Reporting Verbs in Summaries and Literature Reviews

The bolded words are what are known as reporting verbs.  

Thomas (1997) states that the consecutive overtime scheduled would worsening the working situation and be less productively.

Research on social psychology shows that anticipated emotions are diverse (Steel, 2009).

Thompson (2014) and Rich (2015) maintain that hit songs become popular quickly but are with short longevity.

Note how the writer of the sentences above uses different forms to refer to outside sources. There are three different patterns. Can you identify them?

1.

2.

A third pattern usually does not include the reporting verb but adds the phrase “According to Author (date),” before a complete sentence.

According to Gillen and Lefkowitz (2011), there were no clear differences in the weight gain patterns across different racial groups.

These examples use APA style, which is the citation style we will use for this course. What are the two elements included in an in-text citation for APA style?

1.

2.

The primary function of reporting verbs in academic summaries is to report (see R below; Kwon, Staples, & Partridge, 2018). However, reporting verbs can be used for other functions, including to refer to one’s own actions and to generalize. These functions are useful in certain contexts (e.g., to state the purpose of an essay), but again are not as common as the reporting function. In general, if you decide not to use the reporting function, you should think about your rhetorical purpose for doing so.

Functions of Reporting Verbs

Reporting verbs  Student RV Examples
Report: (R): introduces information from an outside source (suggests feeling/stance towards information). Research on social psychology shows that anticipated emotions are diverse (Steel, 2009).Fast-Food Outlets on Wall Street Journal says that some of these fast-food chain are unhealthy. A study of Feral Cat Population Problem recently, found that the population of feral cat in Chicago fell.
Self-reference (S): present actions, feelings (complete or intended to be completed) by the author. I’ll use this to support my argumentative essay to show the negative effects for young athletes.I smelt my home. I can say that, it is that bowl of noodles. It makes me hungry.After reading these three articles, I found that the results of them is similar in some aspects.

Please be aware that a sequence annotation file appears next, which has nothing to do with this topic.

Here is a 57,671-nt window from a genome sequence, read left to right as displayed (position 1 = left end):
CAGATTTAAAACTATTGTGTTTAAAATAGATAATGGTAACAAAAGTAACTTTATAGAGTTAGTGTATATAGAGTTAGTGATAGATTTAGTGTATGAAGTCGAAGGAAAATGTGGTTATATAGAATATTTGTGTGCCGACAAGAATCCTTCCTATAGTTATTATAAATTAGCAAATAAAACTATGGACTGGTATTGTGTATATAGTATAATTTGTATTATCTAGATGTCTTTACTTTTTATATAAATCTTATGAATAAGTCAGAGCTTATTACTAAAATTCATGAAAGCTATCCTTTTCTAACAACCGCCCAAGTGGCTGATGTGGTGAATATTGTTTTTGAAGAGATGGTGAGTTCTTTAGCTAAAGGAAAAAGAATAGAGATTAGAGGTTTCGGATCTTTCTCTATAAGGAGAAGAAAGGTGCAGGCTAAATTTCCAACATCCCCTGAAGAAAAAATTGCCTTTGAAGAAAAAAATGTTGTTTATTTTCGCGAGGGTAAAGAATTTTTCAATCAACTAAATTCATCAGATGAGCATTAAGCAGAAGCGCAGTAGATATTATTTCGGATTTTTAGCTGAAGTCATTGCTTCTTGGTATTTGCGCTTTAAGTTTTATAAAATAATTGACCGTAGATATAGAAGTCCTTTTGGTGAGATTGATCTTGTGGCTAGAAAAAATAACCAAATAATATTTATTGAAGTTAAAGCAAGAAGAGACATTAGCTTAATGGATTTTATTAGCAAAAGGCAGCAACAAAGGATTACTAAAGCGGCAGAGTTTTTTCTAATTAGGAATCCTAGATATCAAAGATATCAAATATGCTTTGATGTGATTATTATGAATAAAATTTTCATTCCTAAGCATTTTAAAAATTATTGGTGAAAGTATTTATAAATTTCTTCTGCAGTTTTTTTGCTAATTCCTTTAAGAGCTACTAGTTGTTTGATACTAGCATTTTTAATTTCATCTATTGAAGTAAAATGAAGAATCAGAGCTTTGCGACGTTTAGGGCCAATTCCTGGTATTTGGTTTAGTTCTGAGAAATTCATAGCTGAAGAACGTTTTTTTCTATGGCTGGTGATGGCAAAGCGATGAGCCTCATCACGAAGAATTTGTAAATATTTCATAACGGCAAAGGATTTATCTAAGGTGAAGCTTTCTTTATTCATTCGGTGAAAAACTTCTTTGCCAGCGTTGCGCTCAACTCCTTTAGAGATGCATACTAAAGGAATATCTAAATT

Generalize (G): used to provide feelings or assumptions often without supporting evidence. All males have the right to show themselves as male by dressing their own way.One could say the first violinist sets the tone for the rest of the orchestra.It is not hard to find that college students who are not very friendly with international students.

Reporting verbs also fall into different semantic categories. Although these words are not synonyms, so they should be chosen with care, they do have related meanings. The chart below shows commonly used reporting verbs.

Semantic Categories of Reporting Verbs

Argue Introduces information; suggests feeling (stance) towards the information.   argue, suggest, assert, note, predict, write, explain, conclude, mention, admit, observe, accept, claim, imply, complain, say, add, hypothesize, insist, maintain, propose, remark, reply, speculate, stress, contend, state, report, postulate, acknowledge, posit, talk about (31 types)
Show Display or allow to be perceived, (often through research or action). show, illustrate, indicate, demonstrate, confirm, mean, reveal (7 types)
Find Presents discovery; often used to refer to writers’ own actions. find, realize, observe, discover, establish, infer, recognize, identify, note (9 types)  
Think Provides feelings & assumptions; often used without evidence. think, hold, assume, feel, hope, know (5 types)